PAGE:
So many hackers in games because they want to feel the stimulation of gaining reputation, currency, and resources within virtual realities. These games play with peoples reward systems by making the games challenging and providing adequate rewards to stimulate peoples reward-system and thus making them continue to play. When hacking comes into play, you basically become God in a virtual reality. Your powers are limitless and there's really no point in "playing" anymore except for playing your inevitable wins due to your god-like abilities. This is why it ruins the game for other people, because they're trying to stimulate your reward system, but you've just gone hay-wire and don't have one anymore because you "beat the game". So where does this fun come from?
People like to win and people hate to lose. In the studies of economics and decision theory, this is called Loss Aversion. Losing is more painful than winning is pleasurable. This relates back to the economic law of diminishing marginal utility. This law states that the more a person has of anything, the less pleasure they derive from additional units. These additional units can be anything including superficial things like wins in a game. So the more a person wins in a game, the less pleasure they derive from each additional win. However, if they lose a few rounds or just simply turn off the video game for a while, this resets what some economists call the person's "Subjective State" (which is just the person's psychological responsive state). Most video games are based on this principle, in that players should not win every match nor they should they lose every match. Most video games try to find an ideal balance between wins and losses so a player's subjective state stays right around neutral; thus, players derive a considerable amount pleasure from every win. Hacks, however, cause an imbalance with a person's subjective state.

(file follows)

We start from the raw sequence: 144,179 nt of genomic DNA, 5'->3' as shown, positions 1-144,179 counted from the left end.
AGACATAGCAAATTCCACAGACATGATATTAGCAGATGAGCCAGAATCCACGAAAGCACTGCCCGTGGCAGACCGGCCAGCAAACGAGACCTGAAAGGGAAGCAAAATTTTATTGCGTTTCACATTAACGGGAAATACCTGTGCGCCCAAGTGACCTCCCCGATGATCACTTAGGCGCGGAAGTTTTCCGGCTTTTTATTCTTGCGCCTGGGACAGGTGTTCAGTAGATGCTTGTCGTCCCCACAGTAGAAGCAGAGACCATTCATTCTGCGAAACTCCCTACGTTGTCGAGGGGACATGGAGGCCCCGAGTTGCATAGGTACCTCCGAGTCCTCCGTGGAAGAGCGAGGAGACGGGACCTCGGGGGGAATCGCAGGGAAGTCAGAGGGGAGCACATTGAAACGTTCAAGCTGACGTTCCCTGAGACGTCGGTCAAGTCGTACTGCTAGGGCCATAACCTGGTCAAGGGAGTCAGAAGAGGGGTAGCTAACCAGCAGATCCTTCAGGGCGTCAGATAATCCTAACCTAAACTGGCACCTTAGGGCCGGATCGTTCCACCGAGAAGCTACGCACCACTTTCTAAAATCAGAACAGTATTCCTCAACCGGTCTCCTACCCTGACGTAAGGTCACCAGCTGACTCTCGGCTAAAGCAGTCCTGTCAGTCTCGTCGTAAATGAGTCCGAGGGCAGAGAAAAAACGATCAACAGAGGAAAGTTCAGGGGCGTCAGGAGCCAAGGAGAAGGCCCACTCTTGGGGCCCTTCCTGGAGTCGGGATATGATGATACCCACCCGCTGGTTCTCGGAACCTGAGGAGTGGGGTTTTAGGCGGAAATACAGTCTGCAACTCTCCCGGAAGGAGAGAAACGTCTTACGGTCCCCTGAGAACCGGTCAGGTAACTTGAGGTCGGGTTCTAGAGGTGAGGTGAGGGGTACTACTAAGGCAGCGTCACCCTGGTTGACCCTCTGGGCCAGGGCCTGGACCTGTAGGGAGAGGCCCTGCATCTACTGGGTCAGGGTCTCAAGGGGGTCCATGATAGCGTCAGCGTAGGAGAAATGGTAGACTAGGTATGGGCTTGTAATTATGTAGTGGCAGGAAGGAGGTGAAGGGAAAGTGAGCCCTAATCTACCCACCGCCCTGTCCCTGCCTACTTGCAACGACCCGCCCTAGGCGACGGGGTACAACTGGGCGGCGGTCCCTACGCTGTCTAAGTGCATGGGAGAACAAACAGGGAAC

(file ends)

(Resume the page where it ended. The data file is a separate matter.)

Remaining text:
When a player cheats in a game, they significantly increase their subjective state. This exploits the mental reward system and causes nearly constant dopamine release. Over time, though, a player will adjust to these new dopamine levels and then they will start to become bored with winning. In other words, they will become tolerant of the new dopamine levels and thus they will derive less pleasure from each additional win, as stated by the law of diminishing marginal utility. However, some players will continue to hack/cheat because losses are more hurtful more than wins are satisfying (Theory of Loss Aversion). If they turn off their cheats and lose a couple rounds or if they take a break from the game for a while, their subjective state will reset and then hacking and winning will be fun again.
TL;DR: People cheat because losing is painful and winning is pleasurable to an extent. There is a point when constantly winning no longer gives a player very much pleasure and at that point the player will either stop cheating or take a break from the game. After a player has taken a break or lost a few matches, cheating becomes fun again. This is all related to concepts from the studies of economics and decision theory.
I hack because it's fun to do things I normally can't within the game. Of course hacking gets boring very quickly. At least for me, it's just something I do when I'm bored. Nothing really about 'beating the game'.
On another note, why are you on a hacking forum complaining about this?